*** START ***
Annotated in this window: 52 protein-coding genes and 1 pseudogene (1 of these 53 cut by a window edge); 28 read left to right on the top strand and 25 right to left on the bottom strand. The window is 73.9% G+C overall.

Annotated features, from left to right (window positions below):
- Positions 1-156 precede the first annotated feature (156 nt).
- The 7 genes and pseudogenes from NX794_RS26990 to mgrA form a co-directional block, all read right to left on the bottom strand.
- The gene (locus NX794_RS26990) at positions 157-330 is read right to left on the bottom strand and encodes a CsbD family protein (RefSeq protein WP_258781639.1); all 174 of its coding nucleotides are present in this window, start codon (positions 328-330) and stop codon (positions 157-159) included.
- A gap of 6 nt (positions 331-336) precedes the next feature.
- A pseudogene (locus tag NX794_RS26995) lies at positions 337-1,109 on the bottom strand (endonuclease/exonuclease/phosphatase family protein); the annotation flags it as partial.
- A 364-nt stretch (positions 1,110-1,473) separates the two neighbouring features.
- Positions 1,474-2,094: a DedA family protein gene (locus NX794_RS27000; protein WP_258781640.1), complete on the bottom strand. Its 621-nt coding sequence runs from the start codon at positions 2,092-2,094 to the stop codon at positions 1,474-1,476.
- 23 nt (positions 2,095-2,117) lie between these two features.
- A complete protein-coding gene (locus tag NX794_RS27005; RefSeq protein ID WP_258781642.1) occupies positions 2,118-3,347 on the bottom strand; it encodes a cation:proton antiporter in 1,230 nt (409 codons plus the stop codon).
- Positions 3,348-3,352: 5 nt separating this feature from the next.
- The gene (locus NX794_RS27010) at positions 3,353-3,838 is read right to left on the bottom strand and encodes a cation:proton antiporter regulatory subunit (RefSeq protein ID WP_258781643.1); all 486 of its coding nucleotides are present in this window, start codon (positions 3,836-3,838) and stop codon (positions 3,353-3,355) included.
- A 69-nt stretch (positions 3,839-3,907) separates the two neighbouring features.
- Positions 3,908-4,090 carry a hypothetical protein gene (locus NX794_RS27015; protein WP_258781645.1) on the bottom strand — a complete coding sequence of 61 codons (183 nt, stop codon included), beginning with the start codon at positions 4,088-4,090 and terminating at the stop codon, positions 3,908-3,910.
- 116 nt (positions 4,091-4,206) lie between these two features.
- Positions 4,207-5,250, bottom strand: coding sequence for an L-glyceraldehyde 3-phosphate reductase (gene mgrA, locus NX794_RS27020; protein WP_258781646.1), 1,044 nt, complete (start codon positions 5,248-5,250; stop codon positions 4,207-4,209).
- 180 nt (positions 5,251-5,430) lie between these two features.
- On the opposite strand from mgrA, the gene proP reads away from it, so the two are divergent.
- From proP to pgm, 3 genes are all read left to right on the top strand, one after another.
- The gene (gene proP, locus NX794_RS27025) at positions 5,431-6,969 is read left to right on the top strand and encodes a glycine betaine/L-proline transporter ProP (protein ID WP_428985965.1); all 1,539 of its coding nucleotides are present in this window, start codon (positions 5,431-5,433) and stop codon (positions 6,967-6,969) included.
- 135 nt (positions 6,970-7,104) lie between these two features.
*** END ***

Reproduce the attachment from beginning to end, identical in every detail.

Annotated in this window: 52 protein-coding genes and 1 pseudogene (1 of these 53 cut by a window edge); 28 read left to right on the top strand and 25 right to left on the bottom strand. The window is 73.9% G+C overall.

Annotated features, from left to right (window positions below):
- Positions 1-156 precede the first annotated feature (156 nt).
- The 7 genes and pseudogenes from NX794_RS26990 to mgrA form a co-directional block, all read right to left on the bottom strand.
- The gene (locus NX794_RS26990) at positions 157-330 is read right to left on the bottom strand and encodes a CsbD family protein (RefSeq protein WP_258781639.1); all 174 of its coding nucleotides are present in this window, start codon (positions 328-330) and stop codon (positions 157-159) included.
- A gap of 6 nt (positions 331-336) precedes the next feature.
- A pseudogene (locus tag NX794_RS26995) lies at positions 337-1,109 on the bottom strand (endonuclease/exonuclease/phosphatase family protein); the annotation flags it as partial.
- A 364-nt stretch (positions 1,110-1,473) separates the two neighbouring features.
- Positions 1,474-2,094: a DedA family protein gene (locus NX794_RS27000; protein WP_258781640.1), complete on the bottom strand. Its 621-nt coding sequence runs from the start codon at positions 2,092-2,094 to the stop codon at positions 1,474-1,476.
- 23 nt (positions 2,095-2,117) lie between these two features.
- A complete protein-coding gene (locus tag NX794_RS27005; RefSeq protein ID WP_258781642.1) occupies positions 2,118-3,347 on the bottom strand; it encodes a cation:proton antiporter in 1,230 nt (409 codons plus the stop codon).
- Positions 3,348-3,352: 5 nt separating this feature from the next.
- The gene (locus NX794_RS27010) at positions 3,353-3,838 is read right to left on the bottom strand and encodes a cation:proton antiporter regulatory subunit (RefSeq protein ID WP_258781643.1); all 486 of its coding nucleotides are present in this window, start codon (positions 3,836-3,838) and stop codon (positions 3,353-3,355) included.
- A 69-nt stretch (positions 3,839-3,907) separates the two neighbouring features.
- Positions 3,908-4,090 carry a hypothetical protein gene (locus NX794_RS27015; protein WP_258781645.1) on the bottom strand — a complete coding sequence of 61 codons (183 nt, stop codon included), beginning with the start codon at positions 4,088-4,090 and terminating at the stop codon, positions 3,908-3,910.
- 116 nt (positions 4,091-4,206) lie between these two features.
- Positions 4,207-5,250, bottom strand: coding sequence for an L-glyceraldehyde 3-phosphate reductase (gene mgrA, locus NX794_RS27020; protein WP_258781646.1), 1,044 nt, complete (start codon positions 5,248-5,250; stop codon positions 4,207-4,209).
- 180 nt (positions 5,251-5,430) lie between these two features.
- On the opposite strand from mgrA, the gene proP reads away from it, so the two are divergent.
- From proP to pgm, 3 genes are all read left to right on the top strand, one after another.
- The gene (gene proP, locus NX794_RS27025) at positions 5,431-6,969 is read left to right on the top strand and encodes a glycine betaine/L-proline transporter ProP (protein ID WP_428985965.1); all 1,539 of its coding nucleotides are present in this window, start codon (positions 5,431-5,433) and stop codon (positions 6,967-6,969) included.
- 135 nt (positions 6,970-7,104) lie between these two features.